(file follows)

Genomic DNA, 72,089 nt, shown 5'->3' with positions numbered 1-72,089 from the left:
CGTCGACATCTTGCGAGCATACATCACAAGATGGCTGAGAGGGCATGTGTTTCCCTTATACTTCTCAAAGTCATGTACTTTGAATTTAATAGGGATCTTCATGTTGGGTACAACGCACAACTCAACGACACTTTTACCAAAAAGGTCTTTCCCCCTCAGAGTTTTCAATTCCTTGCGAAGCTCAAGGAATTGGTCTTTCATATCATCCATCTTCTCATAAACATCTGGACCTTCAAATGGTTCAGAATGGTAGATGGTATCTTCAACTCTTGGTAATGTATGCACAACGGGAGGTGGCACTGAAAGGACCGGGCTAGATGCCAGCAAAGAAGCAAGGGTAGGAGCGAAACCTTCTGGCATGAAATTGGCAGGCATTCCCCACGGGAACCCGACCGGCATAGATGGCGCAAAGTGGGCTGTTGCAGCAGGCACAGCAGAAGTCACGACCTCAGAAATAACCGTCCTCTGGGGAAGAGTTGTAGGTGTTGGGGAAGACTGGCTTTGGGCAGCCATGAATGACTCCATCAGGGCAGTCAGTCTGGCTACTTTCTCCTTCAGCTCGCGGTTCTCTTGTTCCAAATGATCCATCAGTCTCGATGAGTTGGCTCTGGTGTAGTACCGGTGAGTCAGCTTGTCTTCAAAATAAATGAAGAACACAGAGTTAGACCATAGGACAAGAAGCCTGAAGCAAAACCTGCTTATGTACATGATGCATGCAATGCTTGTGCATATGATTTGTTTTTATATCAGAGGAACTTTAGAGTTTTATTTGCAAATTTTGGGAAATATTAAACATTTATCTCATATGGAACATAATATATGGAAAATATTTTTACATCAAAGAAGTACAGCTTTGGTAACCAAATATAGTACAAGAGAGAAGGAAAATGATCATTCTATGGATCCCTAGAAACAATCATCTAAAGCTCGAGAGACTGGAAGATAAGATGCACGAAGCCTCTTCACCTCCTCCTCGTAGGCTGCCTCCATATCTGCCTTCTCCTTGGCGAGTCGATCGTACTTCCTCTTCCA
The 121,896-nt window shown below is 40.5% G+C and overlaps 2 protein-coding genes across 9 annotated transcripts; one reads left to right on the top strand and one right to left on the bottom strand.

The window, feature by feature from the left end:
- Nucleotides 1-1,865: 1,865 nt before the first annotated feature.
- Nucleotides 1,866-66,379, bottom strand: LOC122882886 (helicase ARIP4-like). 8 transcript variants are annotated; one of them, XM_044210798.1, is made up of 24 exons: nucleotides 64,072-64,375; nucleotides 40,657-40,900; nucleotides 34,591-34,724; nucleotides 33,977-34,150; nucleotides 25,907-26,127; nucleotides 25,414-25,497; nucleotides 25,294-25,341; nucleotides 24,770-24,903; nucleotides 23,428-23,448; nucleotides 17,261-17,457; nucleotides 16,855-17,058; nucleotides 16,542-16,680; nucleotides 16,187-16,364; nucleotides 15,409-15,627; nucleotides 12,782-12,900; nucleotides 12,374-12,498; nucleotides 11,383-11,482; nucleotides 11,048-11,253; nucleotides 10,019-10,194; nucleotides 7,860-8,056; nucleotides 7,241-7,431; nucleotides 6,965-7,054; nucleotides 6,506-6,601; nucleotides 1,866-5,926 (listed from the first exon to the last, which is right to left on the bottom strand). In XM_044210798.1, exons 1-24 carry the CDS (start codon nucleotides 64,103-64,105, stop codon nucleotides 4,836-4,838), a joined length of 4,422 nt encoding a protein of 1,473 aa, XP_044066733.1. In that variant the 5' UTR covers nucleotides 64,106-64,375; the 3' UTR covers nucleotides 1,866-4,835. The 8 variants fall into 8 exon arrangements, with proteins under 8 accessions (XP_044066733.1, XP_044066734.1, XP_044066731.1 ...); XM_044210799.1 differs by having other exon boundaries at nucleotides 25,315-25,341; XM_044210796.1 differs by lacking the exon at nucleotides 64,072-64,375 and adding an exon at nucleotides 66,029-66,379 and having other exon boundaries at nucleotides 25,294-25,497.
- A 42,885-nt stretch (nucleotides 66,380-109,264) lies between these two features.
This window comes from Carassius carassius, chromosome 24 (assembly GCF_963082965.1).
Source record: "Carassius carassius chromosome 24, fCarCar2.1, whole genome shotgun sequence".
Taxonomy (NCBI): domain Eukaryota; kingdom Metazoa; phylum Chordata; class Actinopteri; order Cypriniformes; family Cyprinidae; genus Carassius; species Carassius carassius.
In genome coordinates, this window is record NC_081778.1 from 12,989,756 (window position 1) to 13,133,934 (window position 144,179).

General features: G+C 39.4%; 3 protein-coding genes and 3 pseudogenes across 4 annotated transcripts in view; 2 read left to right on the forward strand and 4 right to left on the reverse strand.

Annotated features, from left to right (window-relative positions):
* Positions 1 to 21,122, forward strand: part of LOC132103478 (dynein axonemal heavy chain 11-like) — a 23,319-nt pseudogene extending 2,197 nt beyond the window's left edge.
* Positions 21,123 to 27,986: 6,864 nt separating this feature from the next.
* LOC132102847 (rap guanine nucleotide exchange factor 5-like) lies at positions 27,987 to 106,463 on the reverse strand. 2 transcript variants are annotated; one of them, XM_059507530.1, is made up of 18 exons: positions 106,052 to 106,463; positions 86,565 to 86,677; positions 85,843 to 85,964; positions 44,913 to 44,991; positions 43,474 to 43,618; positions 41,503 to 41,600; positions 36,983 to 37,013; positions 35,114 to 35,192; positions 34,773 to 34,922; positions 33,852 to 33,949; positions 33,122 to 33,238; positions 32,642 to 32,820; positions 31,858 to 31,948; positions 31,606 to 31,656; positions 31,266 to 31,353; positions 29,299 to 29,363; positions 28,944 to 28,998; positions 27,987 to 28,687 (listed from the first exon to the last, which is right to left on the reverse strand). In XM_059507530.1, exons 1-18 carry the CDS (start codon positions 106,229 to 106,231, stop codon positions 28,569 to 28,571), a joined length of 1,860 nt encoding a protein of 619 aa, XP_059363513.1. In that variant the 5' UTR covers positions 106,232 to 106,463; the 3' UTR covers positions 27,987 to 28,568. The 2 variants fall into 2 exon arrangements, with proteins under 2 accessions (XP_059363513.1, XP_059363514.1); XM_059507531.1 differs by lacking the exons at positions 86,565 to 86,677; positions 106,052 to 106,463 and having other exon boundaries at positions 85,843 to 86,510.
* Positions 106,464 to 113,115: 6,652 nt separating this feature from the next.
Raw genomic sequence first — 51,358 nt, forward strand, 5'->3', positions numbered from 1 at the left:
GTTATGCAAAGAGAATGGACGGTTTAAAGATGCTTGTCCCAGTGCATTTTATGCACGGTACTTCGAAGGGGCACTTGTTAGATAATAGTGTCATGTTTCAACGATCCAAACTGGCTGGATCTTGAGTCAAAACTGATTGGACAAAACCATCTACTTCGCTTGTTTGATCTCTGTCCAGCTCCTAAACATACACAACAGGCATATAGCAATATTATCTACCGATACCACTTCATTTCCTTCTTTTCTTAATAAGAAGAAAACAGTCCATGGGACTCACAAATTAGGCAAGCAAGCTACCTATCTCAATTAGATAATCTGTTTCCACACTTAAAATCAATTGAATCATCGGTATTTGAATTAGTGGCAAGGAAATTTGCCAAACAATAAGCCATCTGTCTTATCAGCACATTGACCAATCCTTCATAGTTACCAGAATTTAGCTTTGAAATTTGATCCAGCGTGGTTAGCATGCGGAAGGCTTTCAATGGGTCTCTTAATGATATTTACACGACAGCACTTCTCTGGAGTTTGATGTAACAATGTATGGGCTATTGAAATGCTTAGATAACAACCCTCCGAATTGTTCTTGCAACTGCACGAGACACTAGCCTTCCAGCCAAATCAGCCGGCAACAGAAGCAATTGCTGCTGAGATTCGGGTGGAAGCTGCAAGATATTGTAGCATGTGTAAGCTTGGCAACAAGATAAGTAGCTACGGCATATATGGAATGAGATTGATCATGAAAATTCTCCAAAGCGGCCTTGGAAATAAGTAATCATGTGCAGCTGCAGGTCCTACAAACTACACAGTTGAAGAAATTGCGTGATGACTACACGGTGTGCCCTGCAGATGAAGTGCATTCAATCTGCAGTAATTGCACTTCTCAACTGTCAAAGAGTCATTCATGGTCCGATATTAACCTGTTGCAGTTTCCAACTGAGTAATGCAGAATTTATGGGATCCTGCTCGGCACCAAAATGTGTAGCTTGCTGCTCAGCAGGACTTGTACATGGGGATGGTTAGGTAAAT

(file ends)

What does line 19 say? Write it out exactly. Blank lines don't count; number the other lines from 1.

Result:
GTTATGCAAAGAGAATGGACGGTTTAAAGATGCTTGTCCCAGTGCATTTTATGCACGGTACTTCGAAGGGGCACTTGTTAGATAATAGTGTCATGTTTCAACGATCCAAACTGGCTGGATCTTGAGTCAAAACTGATTGGACAAAACCATCTACTTCGCTTGTTTGATCTCTGTCCAGCTCCTAAACATACACAACAGGCATATAGCAATATTATCTACCGATACCACTTCATTTCCTTCTTTTCTTAATAAGAAGAAAACAGTCCATGGGACTCACAAATTAGGCAAGCAAGCTACCTATCTCAATTAGATAATCTGTTTCCACACTTAAAATCAATTGAATCATCGGTATTTGAATTAGTGGCAAGGAAATTTGCCAAACAATAAGCCATCTGTCTTATCAGCACATTGACCAATCCTTCATAGTTACCAGAATTTAGCTTTGAAATTTGATCCAGCGTGGTTAGCATGCGGAAGGCTTTCAATGGGTCTCTTAATGATATTTACACGACAGCACTTCTCTGGAGTTTGATGTAACAATGTATGGGCTATTGAAATGCTTAGATAACAACCCTCCGAATTGTTCTTGCAACTGCACGAGACACTAGCCTTCCAGCCAAATCAGCCGGCAACAGAAGCAATTGCTGCTGAGATTCGGGTGGAAGCTGCAAGATATTGTAGCATGTGTAAGCTTGGCAACAAGATAAGTAGCTACGGCATATATGGAATGAGATTGATCATGAAAATTCTCCAAAGCGGCCTTGGAAATAAGTAATCATGTGCAGCTGCAGGTCCTACAAACTACACAGTTGAAGAAATTGCGTGATGACTACACGGTGTGCCCTGCAGATGAAGTGCATTCAATCTGCAGTAATTGCACTTCTCAACTGTCAAAGAGTCATTCATGGTCCGATATTAACCTGTTGCAGTTTCCAACTGAGTAATGCAGAATTTATGGGATCCTGCTCGGCACCAAAATGTGTAGCTTGCTGCTCAGCAGGACTTGTACATGGGGATGGTTAGGTAAAT